LED lights are classified in myriad ways on the marketplace, including in accordance with how much electricity they consume. You may notice LED lights are sometimes labeled as “high-powered” or “medium-powered.” What exactly do these terms mean?
As you likely know, LED stands for “light-emitting diode.” Labels like “high-powered” refer to the type of LED emitter used to manufacture the grow lights. Emitters are usually classified by the amount of electricity they consume. However, sometimes you may also see labels like “chip-on-board” or “remote phosphor” on LED fixtures. These terms refer to the light’s physical design.
As LED lights are energy-efficient and typically require much less wattage than other types of lighting, one could reasonably assume the lower the wattage the better. However, deciphering terms like low, medium, and high-powered is actually a bit more complex.
LED lights can provide your plants with various color spectrums, which you can use to control factors such as potency, size, and even sometimes cosmetic factors like color and smell. High and medium-efficiency LED lights produce different color spectrums that can impact how your plants grow. Different types of LED emitters also affect factors like light uniformity.
Below, we will offer a brief breakdown of LED terminology to help you make informed decisions as you begin making the switch to LED lighting.
Low, Medium, And High-Powered LEDs
The labels low, medium, and high-power all indicate how much watts an LED emitter draws from a current. As a grower, you only need to worry about medium and high-powered LEDs.
Why is that? Low-power LED lights are not used in grow lights. They are typically used in electronics as “indicator lights.” This refers to a light on a device – like a laptop or smartphone – that displays different colors to indicate different functions. For example, an indicator light on your phone may turn red when your phone is charging and switch to green when the battery is full.
For growing, the majority of LED lights are medium-powered LEDs. These draw between .2 and 1.0 wattage and usually produce white light. White light has a big effect on plant growth, and so medium-powered LEDs can effectively grow plants. However, many modern LED fixtures often use medium-power LEDs in conjunction with high-power LEDs. This gives growers access to a fuller spectrum of light that can supplement missing wavelengths and intensities.
High-power LED lights draw between 1.0 and 5.0 watts. The majority of high-power LEDs are discrete lights designed to produce only a single color like red or blue. Discrete LEDs supplement missing wavelengths or intensities that medium-power LEDs lack.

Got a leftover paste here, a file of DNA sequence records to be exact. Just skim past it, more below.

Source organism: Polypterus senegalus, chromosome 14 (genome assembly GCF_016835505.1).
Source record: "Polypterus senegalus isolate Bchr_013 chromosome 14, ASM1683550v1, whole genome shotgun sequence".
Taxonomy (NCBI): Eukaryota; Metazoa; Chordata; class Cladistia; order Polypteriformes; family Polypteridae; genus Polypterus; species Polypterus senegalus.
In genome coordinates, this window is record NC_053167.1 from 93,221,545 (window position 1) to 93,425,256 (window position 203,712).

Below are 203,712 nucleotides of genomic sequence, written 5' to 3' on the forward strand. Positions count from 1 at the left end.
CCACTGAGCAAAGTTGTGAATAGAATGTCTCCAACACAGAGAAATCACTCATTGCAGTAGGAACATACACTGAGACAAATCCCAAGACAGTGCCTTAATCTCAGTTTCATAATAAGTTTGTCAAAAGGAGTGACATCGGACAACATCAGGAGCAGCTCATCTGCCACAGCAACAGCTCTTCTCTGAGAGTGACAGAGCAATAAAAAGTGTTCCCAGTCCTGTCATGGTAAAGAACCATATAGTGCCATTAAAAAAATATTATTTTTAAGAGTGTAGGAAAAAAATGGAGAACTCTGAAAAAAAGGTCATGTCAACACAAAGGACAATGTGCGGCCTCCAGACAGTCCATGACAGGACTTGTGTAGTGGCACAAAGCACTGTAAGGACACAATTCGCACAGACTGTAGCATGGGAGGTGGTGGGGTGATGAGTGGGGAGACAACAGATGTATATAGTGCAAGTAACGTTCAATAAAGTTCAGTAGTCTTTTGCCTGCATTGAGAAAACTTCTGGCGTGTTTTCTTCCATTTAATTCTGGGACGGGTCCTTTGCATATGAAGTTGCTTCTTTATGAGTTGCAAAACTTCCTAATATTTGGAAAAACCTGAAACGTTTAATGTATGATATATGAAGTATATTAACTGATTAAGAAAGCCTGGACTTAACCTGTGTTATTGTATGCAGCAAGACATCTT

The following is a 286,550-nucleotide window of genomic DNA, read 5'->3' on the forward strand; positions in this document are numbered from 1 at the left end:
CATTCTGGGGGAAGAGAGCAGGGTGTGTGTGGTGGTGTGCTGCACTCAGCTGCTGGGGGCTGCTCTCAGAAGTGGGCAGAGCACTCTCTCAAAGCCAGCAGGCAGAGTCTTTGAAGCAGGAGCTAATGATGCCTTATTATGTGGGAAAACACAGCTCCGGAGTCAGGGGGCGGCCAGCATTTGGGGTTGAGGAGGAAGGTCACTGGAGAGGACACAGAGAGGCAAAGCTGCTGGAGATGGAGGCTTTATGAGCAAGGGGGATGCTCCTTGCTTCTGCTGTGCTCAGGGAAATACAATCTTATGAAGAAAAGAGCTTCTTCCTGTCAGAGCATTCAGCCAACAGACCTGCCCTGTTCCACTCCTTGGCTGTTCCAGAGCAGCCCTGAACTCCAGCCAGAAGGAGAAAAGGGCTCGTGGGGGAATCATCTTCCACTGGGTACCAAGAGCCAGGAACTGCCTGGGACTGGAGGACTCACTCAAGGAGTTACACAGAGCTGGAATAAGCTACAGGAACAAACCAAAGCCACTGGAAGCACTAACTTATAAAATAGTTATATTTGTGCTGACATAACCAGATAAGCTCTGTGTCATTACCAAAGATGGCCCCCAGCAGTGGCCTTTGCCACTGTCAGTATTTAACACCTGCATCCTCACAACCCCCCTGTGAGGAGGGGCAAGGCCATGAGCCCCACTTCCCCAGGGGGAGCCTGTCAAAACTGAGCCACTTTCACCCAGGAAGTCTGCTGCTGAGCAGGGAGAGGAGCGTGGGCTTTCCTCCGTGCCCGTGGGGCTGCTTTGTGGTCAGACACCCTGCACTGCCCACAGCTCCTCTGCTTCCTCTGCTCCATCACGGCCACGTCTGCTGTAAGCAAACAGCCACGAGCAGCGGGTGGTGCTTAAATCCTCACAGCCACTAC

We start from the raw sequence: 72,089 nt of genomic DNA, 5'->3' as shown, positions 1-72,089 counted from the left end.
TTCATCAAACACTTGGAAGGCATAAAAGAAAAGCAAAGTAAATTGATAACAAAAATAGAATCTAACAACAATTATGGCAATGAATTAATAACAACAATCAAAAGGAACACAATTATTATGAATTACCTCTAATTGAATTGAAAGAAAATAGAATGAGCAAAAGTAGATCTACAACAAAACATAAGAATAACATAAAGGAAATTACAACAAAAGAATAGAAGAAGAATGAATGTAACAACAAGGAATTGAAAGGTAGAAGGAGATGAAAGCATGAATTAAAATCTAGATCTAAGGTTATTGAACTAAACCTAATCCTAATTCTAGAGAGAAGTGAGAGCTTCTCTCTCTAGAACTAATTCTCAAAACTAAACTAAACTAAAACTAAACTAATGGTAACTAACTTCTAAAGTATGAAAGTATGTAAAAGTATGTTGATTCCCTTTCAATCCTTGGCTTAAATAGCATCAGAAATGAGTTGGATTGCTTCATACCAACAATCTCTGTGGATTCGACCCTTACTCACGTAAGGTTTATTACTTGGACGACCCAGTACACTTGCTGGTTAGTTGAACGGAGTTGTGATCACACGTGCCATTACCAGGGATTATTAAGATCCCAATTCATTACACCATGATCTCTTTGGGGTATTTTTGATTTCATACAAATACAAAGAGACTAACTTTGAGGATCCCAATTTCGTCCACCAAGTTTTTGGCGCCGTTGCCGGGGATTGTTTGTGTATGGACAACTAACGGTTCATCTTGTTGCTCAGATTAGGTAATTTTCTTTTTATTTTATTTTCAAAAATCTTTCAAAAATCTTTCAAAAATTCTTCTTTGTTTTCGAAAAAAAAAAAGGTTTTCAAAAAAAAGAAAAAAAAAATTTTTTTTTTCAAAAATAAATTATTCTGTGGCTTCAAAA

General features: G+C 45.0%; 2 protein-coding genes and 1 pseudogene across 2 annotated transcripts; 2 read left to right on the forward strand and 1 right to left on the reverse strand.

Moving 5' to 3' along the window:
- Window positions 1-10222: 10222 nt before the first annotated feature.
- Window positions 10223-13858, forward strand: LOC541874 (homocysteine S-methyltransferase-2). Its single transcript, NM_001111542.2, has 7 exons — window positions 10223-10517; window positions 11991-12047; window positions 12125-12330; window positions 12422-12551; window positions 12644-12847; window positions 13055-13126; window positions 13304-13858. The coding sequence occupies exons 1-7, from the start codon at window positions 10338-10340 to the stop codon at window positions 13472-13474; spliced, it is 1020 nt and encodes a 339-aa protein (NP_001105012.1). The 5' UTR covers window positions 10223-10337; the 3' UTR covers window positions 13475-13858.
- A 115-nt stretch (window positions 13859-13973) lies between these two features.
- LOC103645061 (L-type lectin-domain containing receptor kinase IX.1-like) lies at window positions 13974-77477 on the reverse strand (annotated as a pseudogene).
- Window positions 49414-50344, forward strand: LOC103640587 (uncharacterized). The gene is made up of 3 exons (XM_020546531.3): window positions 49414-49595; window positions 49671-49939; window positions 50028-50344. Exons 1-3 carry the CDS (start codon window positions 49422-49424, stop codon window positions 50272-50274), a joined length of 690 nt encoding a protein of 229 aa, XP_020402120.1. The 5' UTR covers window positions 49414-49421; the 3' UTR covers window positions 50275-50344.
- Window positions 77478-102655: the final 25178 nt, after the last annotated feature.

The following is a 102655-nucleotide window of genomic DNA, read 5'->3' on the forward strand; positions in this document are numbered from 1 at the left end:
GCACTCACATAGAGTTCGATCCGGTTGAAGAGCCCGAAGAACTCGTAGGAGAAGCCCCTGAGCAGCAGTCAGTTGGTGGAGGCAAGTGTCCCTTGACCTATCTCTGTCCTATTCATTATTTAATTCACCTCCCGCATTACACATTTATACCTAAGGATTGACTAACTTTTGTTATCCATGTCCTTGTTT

As a result, many modern LED light fixtures use a combination of high and medium-powered LED emitters to create fully programmable spectrum control. This brings us to our next topic – chip-on-board LEDs (COBs).
Chip-on-board LEDs – often called COBs – are still relatively new on the market, but they mark a breakthrough in LED technology. COB LEDs consist of multiple LED emitters – usually at least nine – that attach to a single light module. This allows many tiny LEDs to function as a single light source, creating a lighting panel and eliminating the need for individual LED drivers.
COB technology improves LED lighting capabilities in myriad ways. With chip-on-board design, lots of lights can be emitted from a single fixture and you can have access to a full-spectrum of color from one source. COB technology has improved LED lighting in several ways including: a higher lumen output per square inch, fewer components required, and a significant decrease in light loss.
Another newer technology, remote phosphor, is specifically designed to create white light. Again, white light has the greatest effect on plant growth, so this is an important feature.
Remote phosphor lights use a royal-blue LED die as the initial light source. A remote phosphor coating on the inside of the grow light lens or globe affects the wavelengths emitted by the lamp. White light materializes when the royal blue light passes through the coating, which creates a single visible light source.
What is the benefit? First, some evidence indicates the use of remote phosphor creates a more uniform light source. This means better color stability over a larger area, ensuring plants in all parts of your grow space get more or less equal light exposure.
However, remote phosphor lights are still relatively new and may be less efficient than discrete LED diodes. While they are a technology to keep an eye on, they are not necessarily a type of LED lighting you should adopt immediately.
The Bottom Line
With advances in LED technology – especially the revolutionary chip-on-board design – it is easier than ever before to provide a uniform light source for your plants that is also energy efficient. While you do not need to be an expert in LED technology to make a smart purchasing decision, having a general sense of what terms like “high power”, “low power” and “COB” mean can give you a more nuanced understanding of the capabilities of your lighting system.
If you are interested in switching to LEDs, at California Lightworks we use top shelf LEDs by industry leader Osram and offer lights for commercial, personal, and greenhouse use. These can be adjusted to help you fine-tune spectrum settings to customize your final yield Our SolarXtreme models make use of custom spectrum COB (chip-on-board technology) LEDs to get the best yield with a full spectrum plug and play fixture. Feel free to reach out anytime with questions.